- Put cooked potatoes through a potato ricer. It is best to cook them the day before as it will make the filling hold together better.
- In a bowl, combine mashed potatoes, vegan ricotta and about a ½ cup of sauteed onions. Season with salt, pepper, lemon juice and nutmeg (if you like). Mix in very well and set aside.
- In a mixing bowl, combine flour and salt. Add ¼ of the aquafaba and 2 tbsp of olive oil. Mix well and add about 1 cup of hot water. Once combined roughly with a wooden spoon, start bringing the dough together with your hands. If after a little bit of kneading the dough isn’t holding together (initially it’s supposed to be a bit dry to the touch but hold together), it may need a bit more hot water. It is very important to add the water in very small amounts as too much water will negatively affect the dough. Knead it for about 5-10 minutes with your hands (after kneading the dough should become very smooth and elastic, but not sticky) and then set aside for 30 minutes under a damp kitchen towel so that the dough doesn’t dry up.
- Once the dough has had a chance to rest, grab 1/6 of the dough and roll it out with a rolling pin on a lightly floured surface. You want it to be about 1-2 mm thin; the thinner the dough, the tastier the dumplings. With a cookie cutter or an upside down glass, cut out circles in the dough. Place a heaped teaspoon of the filling in the centre of each circle, fold the circle in half and press the edges of the semi-circle together with your fingers. Go over each dumpling twice to make sure everything is sealed completely. Put the finished dumplings on a lightly floured surface and cover them with a damp kitchen towel while making the rest so that they don’t dry out. Continue in the same way until you’ve used up all of the dough or the filling.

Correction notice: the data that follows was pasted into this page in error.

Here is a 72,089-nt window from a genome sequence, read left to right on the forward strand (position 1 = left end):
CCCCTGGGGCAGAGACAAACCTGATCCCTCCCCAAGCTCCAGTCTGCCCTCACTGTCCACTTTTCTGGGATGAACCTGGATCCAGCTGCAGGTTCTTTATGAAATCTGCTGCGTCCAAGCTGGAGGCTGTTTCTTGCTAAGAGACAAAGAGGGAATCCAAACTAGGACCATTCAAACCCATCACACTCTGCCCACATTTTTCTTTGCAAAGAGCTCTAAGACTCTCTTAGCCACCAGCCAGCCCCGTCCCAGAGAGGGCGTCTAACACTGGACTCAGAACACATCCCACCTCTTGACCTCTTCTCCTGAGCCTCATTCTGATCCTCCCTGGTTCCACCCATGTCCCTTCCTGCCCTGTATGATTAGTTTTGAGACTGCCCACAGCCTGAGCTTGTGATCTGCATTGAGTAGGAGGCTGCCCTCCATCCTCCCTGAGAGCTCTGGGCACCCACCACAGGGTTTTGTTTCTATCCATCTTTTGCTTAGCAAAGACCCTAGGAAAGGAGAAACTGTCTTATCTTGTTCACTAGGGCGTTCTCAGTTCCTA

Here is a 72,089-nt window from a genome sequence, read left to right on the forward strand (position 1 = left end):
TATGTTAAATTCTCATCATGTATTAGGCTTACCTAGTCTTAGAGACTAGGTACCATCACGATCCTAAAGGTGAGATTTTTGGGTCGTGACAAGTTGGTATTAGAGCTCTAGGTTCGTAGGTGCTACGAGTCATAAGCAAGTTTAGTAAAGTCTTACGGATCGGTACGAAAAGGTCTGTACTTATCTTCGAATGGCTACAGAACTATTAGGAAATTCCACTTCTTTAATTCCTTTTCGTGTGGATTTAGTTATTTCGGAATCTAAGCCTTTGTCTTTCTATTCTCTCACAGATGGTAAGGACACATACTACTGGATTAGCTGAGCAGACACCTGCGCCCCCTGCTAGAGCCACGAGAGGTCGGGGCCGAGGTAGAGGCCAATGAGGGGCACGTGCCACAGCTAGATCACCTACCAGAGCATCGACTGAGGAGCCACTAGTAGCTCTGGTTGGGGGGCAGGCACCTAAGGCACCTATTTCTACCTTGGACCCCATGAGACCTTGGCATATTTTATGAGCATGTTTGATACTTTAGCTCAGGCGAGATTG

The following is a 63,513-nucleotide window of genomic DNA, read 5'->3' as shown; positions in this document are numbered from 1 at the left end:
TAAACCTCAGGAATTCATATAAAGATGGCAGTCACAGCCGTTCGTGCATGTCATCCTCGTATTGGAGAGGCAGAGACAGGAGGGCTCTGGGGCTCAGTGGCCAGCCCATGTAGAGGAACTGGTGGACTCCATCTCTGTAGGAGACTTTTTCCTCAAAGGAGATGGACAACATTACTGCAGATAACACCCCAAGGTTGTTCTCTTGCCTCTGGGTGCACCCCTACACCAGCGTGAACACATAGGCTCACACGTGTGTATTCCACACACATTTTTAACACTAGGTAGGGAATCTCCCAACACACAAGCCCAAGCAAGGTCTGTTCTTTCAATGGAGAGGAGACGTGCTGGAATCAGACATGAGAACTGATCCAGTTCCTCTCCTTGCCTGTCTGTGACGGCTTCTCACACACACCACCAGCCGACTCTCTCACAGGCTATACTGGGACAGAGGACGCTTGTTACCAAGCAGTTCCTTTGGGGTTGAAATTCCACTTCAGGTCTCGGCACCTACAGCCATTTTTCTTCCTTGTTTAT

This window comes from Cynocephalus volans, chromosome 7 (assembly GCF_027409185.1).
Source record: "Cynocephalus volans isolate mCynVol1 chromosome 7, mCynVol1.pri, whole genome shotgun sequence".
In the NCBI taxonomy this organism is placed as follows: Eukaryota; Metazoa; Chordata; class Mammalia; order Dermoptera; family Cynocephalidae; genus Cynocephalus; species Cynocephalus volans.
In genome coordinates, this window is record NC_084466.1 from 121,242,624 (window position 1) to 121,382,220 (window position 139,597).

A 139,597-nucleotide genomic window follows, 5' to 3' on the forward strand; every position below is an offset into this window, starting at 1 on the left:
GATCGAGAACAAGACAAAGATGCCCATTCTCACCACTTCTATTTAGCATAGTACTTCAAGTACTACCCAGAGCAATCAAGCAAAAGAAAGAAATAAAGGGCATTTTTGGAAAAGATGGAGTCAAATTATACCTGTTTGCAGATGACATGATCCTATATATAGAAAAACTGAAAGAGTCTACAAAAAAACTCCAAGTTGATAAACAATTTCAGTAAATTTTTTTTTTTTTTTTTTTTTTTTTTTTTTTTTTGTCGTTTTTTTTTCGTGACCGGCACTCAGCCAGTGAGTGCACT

- Bring a medium pot of water to boil. Once the water is boiling, throw in 10 dumplings at a time and from the moment the water comes to the boil again cook for 5 minutes (depending on how thick your dough is). Once the time is up, fish them out with a slotted spoon and place on a clean plate. Put a new batch in until you have cooked them all.
- OPTIONAL STEP: Heat up a little olive oil in a pan and place the cooled-down (they should be cold!) dumplings in the pan. Turn them after they’ve browned on one side. Make sure you don’t overcrowd the pan.
- Whilst you are frying your dumplings, warm up the rest of your sauteed onion, season it with salt and pepper and serve with your dumplings.
COCONUT BACON* (optional)
- Heat up the oven to 100° C / 210° F and line a baking tray with a piece of baking paper.
- In a bowl, mix olive oil, maple syrup, liquid smoke and soy sauce together.
- Coat coconut flakes in the marinade and marinate for 10-20 mins.
- Spread marinated coconut flakes on the prepared baking tray making sure individual pieces do not overlap or touch (as much as possible). I did them in two separate batches as the more room they have, the more crispy they will be.
- Bake for about 15-20 minutes. ‘Bacon’ flakes will get more crispy as they cool. Store in an air-tight container.